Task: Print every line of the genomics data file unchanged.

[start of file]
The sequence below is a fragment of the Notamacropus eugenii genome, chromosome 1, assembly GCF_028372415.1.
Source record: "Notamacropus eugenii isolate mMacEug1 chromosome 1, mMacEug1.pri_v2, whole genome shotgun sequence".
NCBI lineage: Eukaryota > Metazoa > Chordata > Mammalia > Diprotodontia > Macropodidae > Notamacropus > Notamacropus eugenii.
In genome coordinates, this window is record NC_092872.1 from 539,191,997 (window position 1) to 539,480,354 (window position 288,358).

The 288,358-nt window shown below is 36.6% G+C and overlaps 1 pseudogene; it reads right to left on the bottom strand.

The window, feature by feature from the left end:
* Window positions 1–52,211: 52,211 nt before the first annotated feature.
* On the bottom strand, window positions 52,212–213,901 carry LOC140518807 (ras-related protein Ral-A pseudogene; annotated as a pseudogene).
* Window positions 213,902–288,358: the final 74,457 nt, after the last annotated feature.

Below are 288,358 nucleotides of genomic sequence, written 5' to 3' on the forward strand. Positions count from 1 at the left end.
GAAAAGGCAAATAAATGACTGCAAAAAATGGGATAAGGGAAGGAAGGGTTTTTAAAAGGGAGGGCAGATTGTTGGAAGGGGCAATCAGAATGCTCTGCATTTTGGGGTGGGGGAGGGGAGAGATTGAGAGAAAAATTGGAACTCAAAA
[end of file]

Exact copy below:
The sequence below is a fragment of the Notamacropus eugenii genome, chromosome 1, assembly GCF_028372415.1.
Source record: "Notamacropus eugenii isolate mMacEug1 chromosome 1, mMacEug1.pri_v2, whole genome shotgun sequence".
NCBI lineage: Eukaryota > Metazoa > Chordata > Mammalia > Diprotodontia > Macropodidae > Notamacropus > Notamacropus eugenii.
In genome coordinates, this window is record NC_092872.1 from 539,191,997 (window position 1) to 539,480,354 (window position 288,358).

The 288,358-nt window shown below is 36.6% G+C and overlaps 1 pseudogene; it reads right to left on the bottom strand.

The window, feature by feature from the left end:
* Window positions 1–52,211: 52,211 nt before the first annotated feature.
* On the bottom strand, window positions 52,212–213,901 carry LOC140518807 (ras-related protein Ral-A pseudogene; annotated as a pseudogene).
* Window positions 213,902–288,358: the final 74,457 nt, after the last annotated feature.

Below are 288,358 nucleotides of genomic sequence, written 5' to 3' on the forward strand. Positions count from 1 at the left end.
GAAAAGGCAAATAAATGACTGCAAAAAATGGGATAAGGGAAGGAAGGGTTTTTAAAAGGGAGGGCAGATTGTTGGAAGGGGCAATCAGAATGCTCTGCATTTTGGGGTGGGGGAGGGGAGAGATTGAGAGAAAAATTGGAACTCAAAA